Kong, the importers did not specify in great detail the goods imported.
Sometimes the items are merely grouped into categories as "other
navigational instruments" without identifying statistics for each item.
Therefore, statistics indicated below are estimates for reference only.


                        Boating Equipment & Supplies
                           (U.S. Dollars Million)

                                                      (% Gain/Loss)
                                                      Est. Avg. Ann.
                                                      Growth Next 3
Year                          1990    1991    1992    Years

Import Market               27.92   33.91   31.20     +10%

Local Production             5.30    3.45    4.20     +5%

Export                       4.58    3.04    3.65     +5%

Re-Export                   13.44   15.86   23.00     +10%

Total Market                15.20   18.46    8.75     +10%

Imports from U.S.           19.14   21.06   14.85     +10%

Exchange Rate                7.75    7.75    7.75

Future Inflation Rate Assumed:  11%

1992 Import Market Share      USA     Japan   Italy   U.K.
                              47.6%   39.8%   9.0%    8.0%

Receptivity Score (1-5):  3

The receptivity score (5 means extremely receptive) reflects the degree of
satisfactory performance of the U.S. manufacturers.  The reason for the
rating mainly lies in the competitive price of the boating supplies and


Market Demand.  In 1992, a total of 5,461 pleasure boats were registered
with the Marine Department.  A detailed breakdown of the number of vessels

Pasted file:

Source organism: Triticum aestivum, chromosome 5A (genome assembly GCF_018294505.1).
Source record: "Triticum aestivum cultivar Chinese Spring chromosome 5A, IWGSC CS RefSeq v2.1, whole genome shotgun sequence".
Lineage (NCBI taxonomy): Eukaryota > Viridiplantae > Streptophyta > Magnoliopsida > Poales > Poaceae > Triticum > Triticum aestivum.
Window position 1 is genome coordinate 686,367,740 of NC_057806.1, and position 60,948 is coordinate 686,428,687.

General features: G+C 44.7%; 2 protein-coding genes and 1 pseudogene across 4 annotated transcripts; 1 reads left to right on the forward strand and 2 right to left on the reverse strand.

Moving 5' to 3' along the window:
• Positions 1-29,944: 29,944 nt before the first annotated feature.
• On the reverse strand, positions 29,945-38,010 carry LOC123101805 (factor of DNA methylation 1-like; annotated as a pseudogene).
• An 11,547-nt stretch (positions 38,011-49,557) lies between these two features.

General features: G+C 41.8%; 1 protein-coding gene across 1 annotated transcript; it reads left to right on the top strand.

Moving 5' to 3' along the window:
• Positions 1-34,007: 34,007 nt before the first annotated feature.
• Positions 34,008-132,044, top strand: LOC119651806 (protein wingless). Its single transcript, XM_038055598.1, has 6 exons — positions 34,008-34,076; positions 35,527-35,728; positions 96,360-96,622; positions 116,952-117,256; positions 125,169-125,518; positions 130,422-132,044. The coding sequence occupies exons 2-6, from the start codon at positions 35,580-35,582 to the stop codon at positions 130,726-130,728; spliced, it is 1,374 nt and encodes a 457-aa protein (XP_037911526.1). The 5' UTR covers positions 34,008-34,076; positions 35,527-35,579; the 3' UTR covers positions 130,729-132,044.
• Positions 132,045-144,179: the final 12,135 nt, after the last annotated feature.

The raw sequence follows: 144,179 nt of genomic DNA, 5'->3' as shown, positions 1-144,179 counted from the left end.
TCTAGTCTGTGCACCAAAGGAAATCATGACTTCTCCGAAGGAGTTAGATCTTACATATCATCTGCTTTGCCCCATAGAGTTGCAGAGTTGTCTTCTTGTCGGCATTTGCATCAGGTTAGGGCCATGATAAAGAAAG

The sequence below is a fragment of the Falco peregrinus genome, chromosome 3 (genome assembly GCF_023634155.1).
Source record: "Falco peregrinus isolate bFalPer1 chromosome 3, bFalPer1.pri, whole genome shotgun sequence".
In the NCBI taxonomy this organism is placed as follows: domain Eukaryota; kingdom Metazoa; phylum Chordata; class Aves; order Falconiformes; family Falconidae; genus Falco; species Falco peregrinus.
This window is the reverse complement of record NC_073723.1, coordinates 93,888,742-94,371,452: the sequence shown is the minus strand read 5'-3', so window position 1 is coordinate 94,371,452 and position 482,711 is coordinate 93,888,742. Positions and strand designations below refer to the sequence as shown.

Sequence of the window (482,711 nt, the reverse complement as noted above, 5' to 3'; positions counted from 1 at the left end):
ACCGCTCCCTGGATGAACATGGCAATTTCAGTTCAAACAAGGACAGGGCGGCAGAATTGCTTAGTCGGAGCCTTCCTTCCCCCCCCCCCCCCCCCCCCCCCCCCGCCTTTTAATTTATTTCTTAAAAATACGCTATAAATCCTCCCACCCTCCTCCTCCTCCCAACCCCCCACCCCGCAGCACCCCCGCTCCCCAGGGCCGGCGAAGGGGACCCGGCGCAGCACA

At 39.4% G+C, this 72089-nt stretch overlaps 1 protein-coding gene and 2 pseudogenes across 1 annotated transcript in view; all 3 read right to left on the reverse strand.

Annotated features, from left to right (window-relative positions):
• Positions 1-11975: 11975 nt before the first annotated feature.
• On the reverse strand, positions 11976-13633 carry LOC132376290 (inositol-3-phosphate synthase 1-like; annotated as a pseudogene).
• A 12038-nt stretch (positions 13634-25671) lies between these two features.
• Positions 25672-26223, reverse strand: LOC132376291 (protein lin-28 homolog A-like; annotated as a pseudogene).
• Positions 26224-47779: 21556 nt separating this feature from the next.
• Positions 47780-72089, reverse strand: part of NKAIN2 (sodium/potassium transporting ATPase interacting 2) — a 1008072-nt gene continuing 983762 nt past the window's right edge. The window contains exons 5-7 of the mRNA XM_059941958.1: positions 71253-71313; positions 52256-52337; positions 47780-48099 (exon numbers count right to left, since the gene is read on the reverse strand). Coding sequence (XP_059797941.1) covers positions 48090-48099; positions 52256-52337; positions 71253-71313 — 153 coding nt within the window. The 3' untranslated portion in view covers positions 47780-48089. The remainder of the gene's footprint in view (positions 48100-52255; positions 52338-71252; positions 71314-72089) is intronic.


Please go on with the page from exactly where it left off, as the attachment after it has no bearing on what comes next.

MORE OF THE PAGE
by type and length are indicated below.  The purpose of this chart is to
give the readers an idea of the number of pleasure vessels registered in
Hong Kong.  Through the figures, U.S. manufacturers will have a better
picture of the size of the Hong Kong market, in terms of the number of
vessels and need for boating equipment and supplies.

             No. of Vessels Registered with Hong Kong Government
                          Marine Department (1992)

Length                                   Type
(in meter)       Yacht   5       6       7       8       9       0    Total

Under 5          4       3       4       13      1,235   12           1,271
5 - 8            82      119     143     44      1,408   35      3    1,834
8 - 11           148     98      289     17      44      68      11   675
11 - 14          81      48      381     1       3       282     5    801
14 - 17          32      29      303             1       177          542
17 - 20          5       4       162                     78           249
20 - 23          2               46              1       1       3    53
23 - 26                          15                      2            17
26 - 29                          6                       2            8
29 - 32                          5                                    5
32 - 35                  1       1                                    2
35 - 38
38 - 41                                                  1            1
41 - 44
Over 44          1       1       1                                    3
Total            355     303     1,356   75      2,692   658     22   5,461

Yacht refers to pleasure crafts whose owners register their license no.
through the various yacht clubs in Hong Kong
Type #5 refers to auxiliary powered yacht
Type #6 refers to inboard engined launch or motor cruiser
Type #7 refers to outboard engined launch or motor cruiser
Type #8 refers to inboard or outboard engined run-about or ski-boat
Type #9 refers to inboard or outboard engined junk, locha or native craft
Type #0 refers to inboard or outboard powered catamaran or trimaran